Now consider “Impostor.”  In this story, the protagonist (played by Sinise in the movie version) is accused of being an android duplicate of government scientist Spence Olham, sent by the Martian enemy as an infiltrator.  On the run, he hopes to find a way to prove that he really is the true Olham, as he certainly believes himself to be.  And he does indeed find a way to convince his pursuers of this.  It turns out, however -- as he and his pursuers discover, too late and to their horror (given what the discovery entails in the context of the story) -- that the true Olham is dead and that our protagonist really was an impostor after all.  The Martian plot was so perfect that even the infiltrator himself wasn’t “in on it.”

Here the impostor remembers perfectly, or seems to anyway, being Olham, doing the things Olham did, and so forth.  He, and eventually others too, are convinced that he really is Olham.  He has no memories of being anyone else, nor is there anyone else who has Olham’s memories.  A Lockean theory (at least if not heavily qualified in ways that have been explored by Locke’s followers) would seem to entail that he is Olham.  And yet he is not.  (I put to one side the question of whether a robotic duplicate could in the first place really be said to think or have even pseudo-memories the way we might -- I think a robot could not in fact be said literally to do so -- because that is irrelevant to the present point.)

You might say that what the two stories illustrate is that, contrary to the implications of Locke’s theory, you are not (without qualification, anyway) who you think you are.  If Quail’s memories were completely wiped, he would no longer think he is Quail; but he would be Quail.  The Olham doppelgänger thinks he is Olham; yet in fact he is not Olham.  If the view implicit in Dick’s stories is correct, then who you really are can be different from who you think you are. 

I think there is a sense in which this is correct.  That might sound like an expression of skepticism, but it is not; quite the opposite.  To see why not, consider a parallel example, that of pain and its relationship to behavior like wincing, crying out, etc.  Pain and pain behavior are not the same thing, as can be seen from the fact that pain can exist in the absence of the behavior we usually associate with it, and the behavior can exist in the absence of the pain (as when someone is determined to pretend that he is in pain).  Thus the behaviorist is incorrect to identify pain with dispositions to behavior of the sort in question.  However, the relationship between pain and behavior is nevertheless not a contingent one, as the Cartesian might suppose.  As Wittgenstein pointed out, pain behavior is normatively associated with pain.  Pain and behavior of the sort in question are associated with one another in the standard case, even if there are aberrant cases in which they come apart.

The way a Scholastic metaphysician might put this is to say that behavior of the sort in question (wincing, crying out, etc.) is a proper accident (or “property,” in the technical Scholastic sense) of pain.  A proper accident is not part of the essence of a thing, but nevertheless flows from its essence -- the stock example being the capacity for laughter, which is not part of the essence of man as a rational animal, but nevertheless flows from rational animality.  Because a proper accident or property flows from the essence, things that have the essence tend to exhibit the proper accident (so that most people laugh from time to time, most dogs have four legs, etc.).  But because the proper accidents or properties are distinct from the essence from which they flow, they might fail to manifest themselves if the flow is “blocked” (so that there are occasionally people who rarely if ever laugh, dogs which are missing a leg, etc.).  Hence pain behavior in the normal case flows from pain in such a way that the connection between them is not merely contingent, but there can nevertheless be cases where such behavior does not manifest itself.  (For discussion and defense of the Scholastic approach to essence and properties, see Scholastic Metaphysics, especially chapter 4.)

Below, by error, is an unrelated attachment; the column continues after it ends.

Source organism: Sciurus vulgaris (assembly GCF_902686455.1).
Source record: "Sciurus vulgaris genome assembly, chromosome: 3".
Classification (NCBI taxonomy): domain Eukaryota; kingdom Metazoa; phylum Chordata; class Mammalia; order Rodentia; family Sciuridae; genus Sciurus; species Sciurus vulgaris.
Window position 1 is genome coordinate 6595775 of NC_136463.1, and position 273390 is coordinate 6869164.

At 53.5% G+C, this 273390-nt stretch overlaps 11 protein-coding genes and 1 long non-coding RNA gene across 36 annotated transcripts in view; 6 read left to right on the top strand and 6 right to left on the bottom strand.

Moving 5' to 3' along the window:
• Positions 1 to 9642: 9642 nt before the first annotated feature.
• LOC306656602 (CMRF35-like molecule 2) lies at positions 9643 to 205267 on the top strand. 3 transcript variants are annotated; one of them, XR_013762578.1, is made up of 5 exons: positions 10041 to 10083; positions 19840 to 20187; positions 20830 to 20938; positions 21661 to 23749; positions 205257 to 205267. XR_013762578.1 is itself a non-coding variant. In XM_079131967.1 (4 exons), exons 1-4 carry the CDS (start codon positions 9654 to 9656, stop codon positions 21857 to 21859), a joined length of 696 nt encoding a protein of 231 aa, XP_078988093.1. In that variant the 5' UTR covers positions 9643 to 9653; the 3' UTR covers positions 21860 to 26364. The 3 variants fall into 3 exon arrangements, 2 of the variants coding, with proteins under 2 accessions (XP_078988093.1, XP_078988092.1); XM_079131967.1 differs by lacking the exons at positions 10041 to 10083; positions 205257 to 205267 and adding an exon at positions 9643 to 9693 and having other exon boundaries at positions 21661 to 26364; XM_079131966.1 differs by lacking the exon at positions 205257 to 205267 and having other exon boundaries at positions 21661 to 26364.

Now, in the same way, you might say that memory is something like a proper accident of personal identity (though this would have to be tightened up in a more technical presentation, since accidents are, properly speaking, accidents of substances).  That is to say, in the ordinary case, B’s being the same person as an earlier person A is associated with B’s remembering doing the things A did.  The connection between memory and identity, as Locke rightly sees, is not merely contingent.  Still, there can be cases where the “right” memories don’t manifest themselves even though personal identity is preserved, and this is what a Lockean account misses.  Just as behaviorism mistakenly identifies pain with what is really only a proper accident of pain (i.e. pain behavior), so too does Locke identify personal identity with what is really only something like a proper accident of personal identity (i.e. memory).